May 17, 2020

UpGuard’s cyber risk team reveals how details of 40,000 patients have been exposed

healthcare services
Cyber Attacks
healthcare services
Catherine Sturman
2 min
Hackers are increasingly turning towards the healthcare industry. Patient identifiable data is increasingly valuable and is becoming an important topic...

Hackers are increasingly turning towards the healthcare industry. Patient identifiable data is increasingly valuable and is becoming an important topic for providers on a global scale.

The number of healthcare breaches is on the rise as a result of outdated, fragmented systems. The US saw the largest number of healthcare breaches in 2017, where up to 328 leaks (up to 60% of all leaks in 2017) costed the industry close to $1.2bn.

Such shocking figures do not include the many companies that have not disclosed the number of files affected or did not have access to that information, according to research Citrix ShareFile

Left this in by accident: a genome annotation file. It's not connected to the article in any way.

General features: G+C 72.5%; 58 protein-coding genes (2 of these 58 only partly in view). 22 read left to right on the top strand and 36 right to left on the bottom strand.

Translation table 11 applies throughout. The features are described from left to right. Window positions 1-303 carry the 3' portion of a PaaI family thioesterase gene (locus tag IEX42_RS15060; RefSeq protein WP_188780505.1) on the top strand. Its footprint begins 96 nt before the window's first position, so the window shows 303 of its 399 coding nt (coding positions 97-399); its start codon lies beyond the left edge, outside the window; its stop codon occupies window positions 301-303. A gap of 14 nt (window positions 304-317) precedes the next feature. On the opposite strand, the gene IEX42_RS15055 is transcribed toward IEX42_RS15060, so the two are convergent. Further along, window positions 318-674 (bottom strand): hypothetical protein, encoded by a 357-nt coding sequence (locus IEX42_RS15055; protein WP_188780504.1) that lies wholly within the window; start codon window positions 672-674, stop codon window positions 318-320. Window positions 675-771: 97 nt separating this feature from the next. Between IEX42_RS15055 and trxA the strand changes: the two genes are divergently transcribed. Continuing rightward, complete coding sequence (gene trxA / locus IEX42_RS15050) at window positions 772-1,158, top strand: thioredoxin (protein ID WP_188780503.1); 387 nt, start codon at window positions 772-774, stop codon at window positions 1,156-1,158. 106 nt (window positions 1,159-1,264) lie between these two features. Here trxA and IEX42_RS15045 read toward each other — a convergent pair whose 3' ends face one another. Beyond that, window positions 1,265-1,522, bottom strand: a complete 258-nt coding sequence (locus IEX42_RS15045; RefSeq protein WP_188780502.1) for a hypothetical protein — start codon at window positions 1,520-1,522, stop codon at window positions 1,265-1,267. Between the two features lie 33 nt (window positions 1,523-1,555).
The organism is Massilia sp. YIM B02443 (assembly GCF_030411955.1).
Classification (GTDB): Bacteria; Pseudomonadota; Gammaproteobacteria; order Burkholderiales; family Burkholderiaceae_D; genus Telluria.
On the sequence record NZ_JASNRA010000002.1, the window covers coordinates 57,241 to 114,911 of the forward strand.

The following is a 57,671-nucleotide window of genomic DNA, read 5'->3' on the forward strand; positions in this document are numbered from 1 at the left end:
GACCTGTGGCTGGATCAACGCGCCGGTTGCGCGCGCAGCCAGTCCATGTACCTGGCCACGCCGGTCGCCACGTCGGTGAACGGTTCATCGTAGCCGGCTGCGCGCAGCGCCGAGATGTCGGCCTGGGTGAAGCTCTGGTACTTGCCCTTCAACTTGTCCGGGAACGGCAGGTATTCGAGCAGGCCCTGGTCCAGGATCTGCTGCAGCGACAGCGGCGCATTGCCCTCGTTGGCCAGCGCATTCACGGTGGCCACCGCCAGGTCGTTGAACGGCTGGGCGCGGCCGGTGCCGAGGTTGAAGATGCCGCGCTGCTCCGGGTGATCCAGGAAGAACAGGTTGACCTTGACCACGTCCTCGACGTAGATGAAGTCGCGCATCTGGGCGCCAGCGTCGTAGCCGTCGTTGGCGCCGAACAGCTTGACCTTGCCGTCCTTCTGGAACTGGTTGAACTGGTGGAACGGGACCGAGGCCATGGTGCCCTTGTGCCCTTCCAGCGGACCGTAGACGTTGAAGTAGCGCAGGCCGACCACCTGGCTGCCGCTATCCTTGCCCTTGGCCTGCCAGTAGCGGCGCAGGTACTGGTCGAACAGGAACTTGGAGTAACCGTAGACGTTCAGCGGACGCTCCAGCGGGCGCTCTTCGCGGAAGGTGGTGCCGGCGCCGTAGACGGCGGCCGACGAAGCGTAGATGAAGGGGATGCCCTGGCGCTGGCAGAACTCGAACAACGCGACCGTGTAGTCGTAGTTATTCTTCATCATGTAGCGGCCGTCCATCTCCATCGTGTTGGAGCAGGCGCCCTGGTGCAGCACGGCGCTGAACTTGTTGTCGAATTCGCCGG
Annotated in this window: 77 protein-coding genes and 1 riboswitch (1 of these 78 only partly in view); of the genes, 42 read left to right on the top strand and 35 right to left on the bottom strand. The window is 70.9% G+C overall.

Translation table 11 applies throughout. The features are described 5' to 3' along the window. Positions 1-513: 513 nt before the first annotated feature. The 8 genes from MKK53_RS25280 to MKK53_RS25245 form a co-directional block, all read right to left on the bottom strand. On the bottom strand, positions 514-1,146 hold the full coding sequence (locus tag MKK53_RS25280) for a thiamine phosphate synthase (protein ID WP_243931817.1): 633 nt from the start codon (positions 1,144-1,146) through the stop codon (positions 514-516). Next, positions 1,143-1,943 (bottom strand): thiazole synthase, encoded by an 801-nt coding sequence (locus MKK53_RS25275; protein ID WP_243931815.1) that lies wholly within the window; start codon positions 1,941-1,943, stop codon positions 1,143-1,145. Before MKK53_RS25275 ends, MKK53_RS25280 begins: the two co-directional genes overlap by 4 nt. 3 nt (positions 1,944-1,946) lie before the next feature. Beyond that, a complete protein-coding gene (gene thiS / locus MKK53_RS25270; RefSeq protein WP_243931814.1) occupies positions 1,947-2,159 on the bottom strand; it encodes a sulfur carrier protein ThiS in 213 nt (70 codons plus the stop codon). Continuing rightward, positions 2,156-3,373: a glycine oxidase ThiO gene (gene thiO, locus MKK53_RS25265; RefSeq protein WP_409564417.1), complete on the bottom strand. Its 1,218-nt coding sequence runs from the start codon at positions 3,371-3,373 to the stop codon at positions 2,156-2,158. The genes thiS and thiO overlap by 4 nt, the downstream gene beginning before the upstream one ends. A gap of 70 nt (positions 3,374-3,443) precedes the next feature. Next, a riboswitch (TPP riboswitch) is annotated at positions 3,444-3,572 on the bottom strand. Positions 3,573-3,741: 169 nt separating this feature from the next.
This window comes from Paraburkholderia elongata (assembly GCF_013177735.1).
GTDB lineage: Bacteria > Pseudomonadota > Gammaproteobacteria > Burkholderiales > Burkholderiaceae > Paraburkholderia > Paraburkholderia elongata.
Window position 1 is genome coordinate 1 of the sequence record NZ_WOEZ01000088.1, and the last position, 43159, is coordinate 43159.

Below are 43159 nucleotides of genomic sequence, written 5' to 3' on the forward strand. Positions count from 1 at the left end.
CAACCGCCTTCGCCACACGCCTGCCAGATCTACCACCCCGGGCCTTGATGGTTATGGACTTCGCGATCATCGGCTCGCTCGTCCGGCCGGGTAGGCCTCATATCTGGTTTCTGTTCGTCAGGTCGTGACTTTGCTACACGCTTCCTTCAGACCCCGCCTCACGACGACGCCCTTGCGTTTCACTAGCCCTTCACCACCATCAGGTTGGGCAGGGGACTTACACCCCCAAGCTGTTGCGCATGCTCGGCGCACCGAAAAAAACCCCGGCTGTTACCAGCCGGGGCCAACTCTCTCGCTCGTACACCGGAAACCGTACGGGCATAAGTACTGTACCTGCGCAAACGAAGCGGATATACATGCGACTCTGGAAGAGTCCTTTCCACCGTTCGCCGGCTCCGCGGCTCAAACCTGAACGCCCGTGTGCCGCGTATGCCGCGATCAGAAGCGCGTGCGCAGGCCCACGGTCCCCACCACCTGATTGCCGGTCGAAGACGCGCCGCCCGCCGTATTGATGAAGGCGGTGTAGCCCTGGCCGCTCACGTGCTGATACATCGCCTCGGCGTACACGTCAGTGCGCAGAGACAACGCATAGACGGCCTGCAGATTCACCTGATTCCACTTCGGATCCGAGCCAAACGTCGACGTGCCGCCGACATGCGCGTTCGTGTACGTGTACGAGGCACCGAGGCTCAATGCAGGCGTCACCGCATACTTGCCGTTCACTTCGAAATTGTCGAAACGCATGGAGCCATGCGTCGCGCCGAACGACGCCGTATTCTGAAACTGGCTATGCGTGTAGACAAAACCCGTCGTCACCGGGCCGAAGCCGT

The cyber risk team at UpGuard have recently revealed that a digital data repository containing records from a Long Island medical practice was left publicly accessible, revealing medical details and personal identifiable information of over 42,000 patients for up to two months.

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Originating from Cohen Bergman Klepper Romano Mds PC, a New York practice specialising in internal medicine and cardiovascular health, the details included patient names, Social Security numbers, dates of birth, phone numbers, insurance information, as well millions of extensive medical notes. 

The breach related to a misconfiguration within present IT systems. Misconfigurations are an internal problem that are situated within the IT infrastructure of any enterprise – the problem is not solely related to hackers. “The problem is pervasive – Gartner has estimated anywhere from 70% to 99% of data breaches result not from external, concerted attacks, but from internal misconfiguration of the affected IT systems,” UpGuard explained.